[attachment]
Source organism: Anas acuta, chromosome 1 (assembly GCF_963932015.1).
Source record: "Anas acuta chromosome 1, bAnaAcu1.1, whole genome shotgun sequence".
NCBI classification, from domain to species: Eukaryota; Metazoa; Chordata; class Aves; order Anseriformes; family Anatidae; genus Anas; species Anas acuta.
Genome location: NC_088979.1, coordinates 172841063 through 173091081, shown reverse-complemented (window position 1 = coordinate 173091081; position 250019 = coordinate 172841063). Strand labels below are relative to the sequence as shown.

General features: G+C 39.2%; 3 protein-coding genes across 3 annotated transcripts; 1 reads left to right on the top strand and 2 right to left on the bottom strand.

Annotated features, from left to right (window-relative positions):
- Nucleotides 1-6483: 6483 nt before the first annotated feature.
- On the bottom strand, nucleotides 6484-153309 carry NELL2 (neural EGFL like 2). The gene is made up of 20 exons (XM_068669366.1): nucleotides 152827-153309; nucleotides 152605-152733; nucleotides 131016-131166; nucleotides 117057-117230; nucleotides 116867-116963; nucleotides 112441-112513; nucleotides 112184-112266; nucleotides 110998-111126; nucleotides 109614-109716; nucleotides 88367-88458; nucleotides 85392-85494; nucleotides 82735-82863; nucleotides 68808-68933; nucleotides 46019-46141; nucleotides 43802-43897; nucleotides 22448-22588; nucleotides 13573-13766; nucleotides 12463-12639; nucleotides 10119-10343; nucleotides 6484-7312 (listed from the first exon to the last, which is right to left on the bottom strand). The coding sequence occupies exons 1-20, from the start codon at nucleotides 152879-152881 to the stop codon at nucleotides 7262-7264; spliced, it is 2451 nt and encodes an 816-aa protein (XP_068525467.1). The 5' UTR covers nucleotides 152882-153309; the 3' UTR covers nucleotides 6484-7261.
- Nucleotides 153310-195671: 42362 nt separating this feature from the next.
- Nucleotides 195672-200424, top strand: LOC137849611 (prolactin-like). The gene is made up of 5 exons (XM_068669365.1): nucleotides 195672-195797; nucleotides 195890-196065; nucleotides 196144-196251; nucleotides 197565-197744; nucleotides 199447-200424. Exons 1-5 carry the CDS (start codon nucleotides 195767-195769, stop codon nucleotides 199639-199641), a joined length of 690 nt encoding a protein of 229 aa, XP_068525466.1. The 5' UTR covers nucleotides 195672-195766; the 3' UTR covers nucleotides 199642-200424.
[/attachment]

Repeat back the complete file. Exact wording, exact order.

Source organism: Anas acuta, chromosome 1 (assembly GCF_963932015.1).
Source record: "Anas acuta chromosome 1, bAnaAcu1.1, whole genome shotgun sequence".
NCBI classification, from domain to species: Eukaryota; Metazoa; Chordata; class Aves; order Anseriformes; family Anatidae; genus Anas; species Anas acuta.
Genome location: NC_088979.1, coordinates 172841063 through 173091081, shown reverse-complemented (window position 1 = coordinate 173091081; position 250019 = coordinate 172841063). Strand labels below are relative to the sequence as shown.

General features: G+C 39.2%; 3 protein-coding genes across 3 annotated transcripts; 1 reads left to right on the top strand and 2 right to left on the bottom strand.

Annotated features, from left to right (window-relative positions):
- Nucleotides 1-6483: 6483 nt before the first annotated feature.
- On the bottom strand, nucleotides 6484-153309 carry NELL2 (neural EGFL like 2). The gene is made up of 20 exons (XM_068669366.1): nucleotides 152827-153309; nucleotides 152605-152733; nucleotides 131016-131166; nucleotides 117057-117230; nucleotides 116867-116963; nucleotides 112441-112513; nucleotides 112184-112266; nucleotides 110998-111126; nucleotides 109614-109716; nucleotides 88367-88458; nucleotides 85392-85494; nucleotides 82735-82863; nucleotides 68808-68933; nucleotides 46019-46141; nucleotides 43802-43897; nucleotides 22448-22588; nucleotides 13573-13766; nucleotides 12463-12639; nucleotides 10119-10343; nucleotides 6484-7312 (listed from the first exon to the last, which is right to left on the bottom strand). The coding sequence occupies exons 1-20, from the start codon at nucleotides 152879-152881 to the stop codon at nucleotides 7262-7264; spliced, it is 2451 nt and encodes an 816-aa protein (XP_068525467.1). The 5' UTR covers nucleotides 152882-153309; the 3' UTR covers nucleotides 6484-7261.
- Nucleotides 153310-195671: 42362 nt separating this feature from the next.
- Nucleotides 195672-200424, top strand: LOC137849611 (prolactin-like). The gene is made up of 5 exons (XM_068669365.1): nucleotides 195672-195797; nucleotides 195890-196065; nucleotides 196144-196251; nucleotides 197565-197744; nucleotides 199447-200424. Exons 1-5 carry the CDS (start codon nucleotides 195767-195769, stop codon nucleotides 199639-199641), a joined length of 690 nt encoding a protein of 229 aa, XP_068525466.1. The 5' UTR covers nucleotides 195672-195766; the 3' UTR covers nucleotides 199642-200424.